An App Group roller coaster ride

May 17, 2023 · Follow on Twitter and Mastodon swiftswiftui

I’ve been struggling with a random bug when using an App Group to sync data between an app and a keyboard extension. The explanation: a combination of human error and Xcode.


A client of mine is using KeyboardKit Pro to add dictation to their keyboard. Since keyboard extensions can’t access the microphone, it must open the app and perform dictation there.

The keyboard uses a deep link to open the main app, which starts dictation, writes the text into a shared data container, then returns to the keyboard, which applies the dictated text.

The library has tools that make this operation easier to manage. In this app, it however did not work well. The keyboard did open the main app, but dictation randomly didn’t start.

To understand this problem, let’s first take a look at how data sharing works, how the app is configured and finally how all these factors were combined into a tricky problem.

How to share data between an app and its extension

To share data between an app and a keyboard extension, you can use an App Group and a UserDefaults instance that uses that app group as suiteName.

For it to work, the app group must be registered for both targets, and both targets must use the same ID as suiteName when setting up the user defaults instance.

The problem

The first problem was that the app is a DocumentGroup-based app. Unlike WindowGroup, the DocumentGroup at the heart of a document app is not a view. The only view you have is the one you define for your documents, which only is available when you open a document.

Since KeyboardKit uses deep links to start dictation and SwiftUI uses the onOpenURL view modifier to handle deep links, I was in trouble. I didn’t have a view to apply onOpenURL to, and didn’t have a view to reliably present the dictation screen from.

To solve this, I added a new shared property that the keyboard could use to tell the app to start dictation. It could now trigger the deep link as usual, but instead of checking the deep link, the app could now check this new flag. I tried it on a test app and it worked great.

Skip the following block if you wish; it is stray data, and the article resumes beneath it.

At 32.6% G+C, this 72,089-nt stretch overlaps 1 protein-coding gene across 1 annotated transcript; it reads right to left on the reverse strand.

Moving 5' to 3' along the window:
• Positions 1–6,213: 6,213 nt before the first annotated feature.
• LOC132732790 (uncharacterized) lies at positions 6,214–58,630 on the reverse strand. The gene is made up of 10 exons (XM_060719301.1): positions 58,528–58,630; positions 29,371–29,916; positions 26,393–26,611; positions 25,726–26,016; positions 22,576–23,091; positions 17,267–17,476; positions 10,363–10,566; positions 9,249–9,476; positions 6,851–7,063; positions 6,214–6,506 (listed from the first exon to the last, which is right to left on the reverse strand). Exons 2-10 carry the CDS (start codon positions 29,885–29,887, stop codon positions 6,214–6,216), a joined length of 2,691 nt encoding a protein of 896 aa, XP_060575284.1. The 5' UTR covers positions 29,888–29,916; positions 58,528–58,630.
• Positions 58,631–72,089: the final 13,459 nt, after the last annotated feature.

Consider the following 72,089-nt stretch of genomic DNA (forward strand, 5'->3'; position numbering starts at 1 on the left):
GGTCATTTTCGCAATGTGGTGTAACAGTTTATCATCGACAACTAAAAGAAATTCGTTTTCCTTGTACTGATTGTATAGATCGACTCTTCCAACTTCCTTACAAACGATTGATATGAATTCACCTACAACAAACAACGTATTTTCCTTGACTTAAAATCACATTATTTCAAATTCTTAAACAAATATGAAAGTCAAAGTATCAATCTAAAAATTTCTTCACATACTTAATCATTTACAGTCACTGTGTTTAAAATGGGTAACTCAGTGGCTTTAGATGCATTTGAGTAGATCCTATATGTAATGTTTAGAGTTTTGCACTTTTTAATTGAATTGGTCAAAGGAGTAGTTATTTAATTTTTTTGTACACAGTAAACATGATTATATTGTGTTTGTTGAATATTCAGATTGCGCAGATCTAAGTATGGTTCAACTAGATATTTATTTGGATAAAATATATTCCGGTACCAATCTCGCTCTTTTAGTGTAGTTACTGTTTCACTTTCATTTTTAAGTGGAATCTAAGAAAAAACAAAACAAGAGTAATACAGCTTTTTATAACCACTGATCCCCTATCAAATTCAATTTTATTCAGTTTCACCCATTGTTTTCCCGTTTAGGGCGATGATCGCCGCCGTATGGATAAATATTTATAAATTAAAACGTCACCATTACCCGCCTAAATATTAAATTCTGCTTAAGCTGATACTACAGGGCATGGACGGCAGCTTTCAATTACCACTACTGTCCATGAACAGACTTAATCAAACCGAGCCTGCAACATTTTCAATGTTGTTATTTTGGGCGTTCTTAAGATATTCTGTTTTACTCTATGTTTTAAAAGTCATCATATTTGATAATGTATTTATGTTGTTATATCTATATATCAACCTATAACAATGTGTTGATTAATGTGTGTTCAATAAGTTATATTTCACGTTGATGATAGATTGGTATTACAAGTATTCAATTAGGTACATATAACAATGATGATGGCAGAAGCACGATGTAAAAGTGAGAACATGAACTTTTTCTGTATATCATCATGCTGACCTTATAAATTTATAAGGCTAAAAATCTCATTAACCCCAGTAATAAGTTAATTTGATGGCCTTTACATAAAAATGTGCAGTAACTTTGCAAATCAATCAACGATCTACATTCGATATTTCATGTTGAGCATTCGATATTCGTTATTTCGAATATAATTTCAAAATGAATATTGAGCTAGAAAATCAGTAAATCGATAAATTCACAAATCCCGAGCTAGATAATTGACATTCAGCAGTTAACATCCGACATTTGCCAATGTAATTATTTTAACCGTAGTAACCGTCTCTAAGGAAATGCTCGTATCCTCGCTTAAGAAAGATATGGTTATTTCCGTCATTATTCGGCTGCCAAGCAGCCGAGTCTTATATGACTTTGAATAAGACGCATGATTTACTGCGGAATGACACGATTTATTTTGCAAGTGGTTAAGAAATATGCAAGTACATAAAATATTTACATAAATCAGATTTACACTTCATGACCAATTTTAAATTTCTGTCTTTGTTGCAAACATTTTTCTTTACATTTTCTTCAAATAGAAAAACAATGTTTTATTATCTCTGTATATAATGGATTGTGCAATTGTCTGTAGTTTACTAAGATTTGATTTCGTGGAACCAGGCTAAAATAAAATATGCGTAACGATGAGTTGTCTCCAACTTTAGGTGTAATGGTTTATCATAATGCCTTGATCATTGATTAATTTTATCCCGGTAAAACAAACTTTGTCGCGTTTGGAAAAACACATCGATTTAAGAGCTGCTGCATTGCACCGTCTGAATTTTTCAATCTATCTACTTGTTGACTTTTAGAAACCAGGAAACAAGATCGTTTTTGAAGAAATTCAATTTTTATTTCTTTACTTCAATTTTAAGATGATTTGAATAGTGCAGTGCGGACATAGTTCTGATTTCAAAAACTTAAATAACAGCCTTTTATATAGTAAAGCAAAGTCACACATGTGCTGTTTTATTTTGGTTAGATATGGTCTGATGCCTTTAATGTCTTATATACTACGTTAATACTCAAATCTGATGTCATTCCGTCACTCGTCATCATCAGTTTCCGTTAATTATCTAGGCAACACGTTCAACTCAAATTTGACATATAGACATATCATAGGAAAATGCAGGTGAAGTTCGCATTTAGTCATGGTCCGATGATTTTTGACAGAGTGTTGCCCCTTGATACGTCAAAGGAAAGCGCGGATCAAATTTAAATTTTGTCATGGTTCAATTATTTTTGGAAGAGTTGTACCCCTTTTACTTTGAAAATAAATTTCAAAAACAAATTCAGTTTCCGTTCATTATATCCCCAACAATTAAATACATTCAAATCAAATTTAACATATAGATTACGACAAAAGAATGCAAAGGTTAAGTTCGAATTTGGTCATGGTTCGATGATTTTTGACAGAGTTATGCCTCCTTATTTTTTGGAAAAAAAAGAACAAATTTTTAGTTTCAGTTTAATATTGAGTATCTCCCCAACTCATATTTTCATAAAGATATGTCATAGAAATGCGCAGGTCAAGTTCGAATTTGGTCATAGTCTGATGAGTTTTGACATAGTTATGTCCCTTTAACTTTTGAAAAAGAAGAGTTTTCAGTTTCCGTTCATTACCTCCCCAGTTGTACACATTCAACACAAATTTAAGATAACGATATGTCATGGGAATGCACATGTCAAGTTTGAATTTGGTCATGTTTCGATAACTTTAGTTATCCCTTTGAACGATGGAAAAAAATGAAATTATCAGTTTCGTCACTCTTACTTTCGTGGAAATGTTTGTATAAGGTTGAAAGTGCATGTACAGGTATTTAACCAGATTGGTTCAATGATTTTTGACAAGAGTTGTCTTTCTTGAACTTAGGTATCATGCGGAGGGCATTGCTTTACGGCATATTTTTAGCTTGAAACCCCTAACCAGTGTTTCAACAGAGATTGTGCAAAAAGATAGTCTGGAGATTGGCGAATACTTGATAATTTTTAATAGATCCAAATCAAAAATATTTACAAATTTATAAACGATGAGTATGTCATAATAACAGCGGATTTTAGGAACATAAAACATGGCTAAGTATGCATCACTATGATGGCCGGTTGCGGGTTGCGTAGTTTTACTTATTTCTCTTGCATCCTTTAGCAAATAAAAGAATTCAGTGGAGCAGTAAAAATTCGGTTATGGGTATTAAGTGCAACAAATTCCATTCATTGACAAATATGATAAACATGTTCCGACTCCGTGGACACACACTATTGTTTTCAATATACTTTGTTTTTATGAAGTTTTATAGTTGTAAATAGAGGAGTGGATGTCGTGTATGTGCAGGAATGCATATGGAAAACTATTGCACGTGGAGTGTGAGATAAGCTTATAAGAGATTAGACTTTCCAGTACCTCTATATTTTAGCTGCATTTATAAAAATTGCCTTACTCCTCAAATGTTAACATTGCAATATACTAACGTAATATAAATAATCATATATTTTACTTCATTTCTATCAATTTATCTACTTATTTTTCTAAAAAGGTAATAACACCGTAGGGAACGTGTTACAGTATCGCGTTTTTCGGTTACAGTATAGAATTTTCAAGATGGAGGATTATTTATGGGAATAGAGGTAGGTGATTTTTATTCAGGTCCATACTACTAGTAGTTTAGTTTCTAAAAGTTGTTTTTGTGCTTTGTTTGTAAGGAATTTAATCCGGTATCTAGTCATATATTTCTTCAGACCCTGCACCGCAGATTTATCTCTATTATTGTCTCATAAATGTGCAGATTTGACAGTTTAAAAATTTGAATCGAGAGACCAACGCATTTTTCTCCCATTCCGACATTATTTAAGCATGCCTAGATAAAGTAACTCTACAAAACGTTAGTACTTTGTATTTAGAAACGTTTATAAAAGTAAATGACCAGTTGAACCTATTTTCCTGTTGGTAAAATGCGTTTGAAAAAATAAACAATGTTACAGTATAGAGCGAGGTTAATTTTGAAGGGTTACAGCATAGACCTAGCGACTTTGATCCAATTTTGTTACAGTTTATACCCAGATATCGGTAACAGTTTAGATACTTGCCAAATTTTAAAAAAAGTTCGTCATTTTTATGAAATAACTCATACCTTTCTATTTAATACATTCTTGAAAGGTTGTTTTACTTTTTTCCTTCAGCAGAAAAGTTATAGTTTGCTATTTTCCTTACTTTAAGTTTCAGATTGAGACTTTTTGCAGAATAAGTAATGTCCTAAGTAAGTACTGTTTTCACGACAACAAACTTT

Unfortunately, it didn’t work well in this app. It did work, but the flag was randomly not set, which meant that dictation would not start. If I restarted the app, the data was there…but not if I kept the app running and continuously checked the shared data container.

I tried adding explicit synchronization, but it didn’t fix the random problems. I did also try creating explicit UserDefaults instances, with the same randomly failing result.

The app setup

The app in question is actually two apps - the same code is used to build an App Store facing app and an educational variant that is used by schools.

To handle this, I have multiple build configurations to build debug and release builds of both apps. I also use custom settings to setup bundle ID, display name etc.

This meant that when adding this feature, I had to use two different app groups, which I define like this:

App Group setup

I also had to add separate deep links for the two apps:

Deep Link setup

Spoiler alert! Turns out I made a mistake in this configuration, which in combination with an Xcode bug caused this problem in a way that was very hard to detect. Let’s take a look.

The Xcode bug

The two app variants have different display names, that are configured in Build Settings:

App name setup

However, for some reason (and for this app only), Xcode randomly resets this name for both apps. This means that even if I run the edu app, it can be displayed as Oribi Writer.

When this happens, I must reset or revert the change.

The configuration bug

As I struggled with the dictation problem, I noticed that Xcode had once again changed the display name. As I reset it and resumed hunting the dictation bug, I suddently noticed it.

The non-edu keyboard randomly opened the edu app, and vice versa!

Turns out that I had accidentally added both deep links to both build configurations, which means that any of the two deep link would therefore randomly open any of the two apps.

Since app groups are not shared between apps, data written by one keyboard extension is only available to its app. So when the wrong app launched, nothing happened.

All it took to fix this was to set up a single deep link that used an app-specific build config to define the ID and the scheme of the link:

App name setup

With this single deep link, the keyboard will now always open its own main app, even when both apps are installed on the same device.


This problem had me struggling for a few days, and I’m so relieved to finally understand it. I hope you enjoyed this roller coaster ride. God knows I didn’t :)

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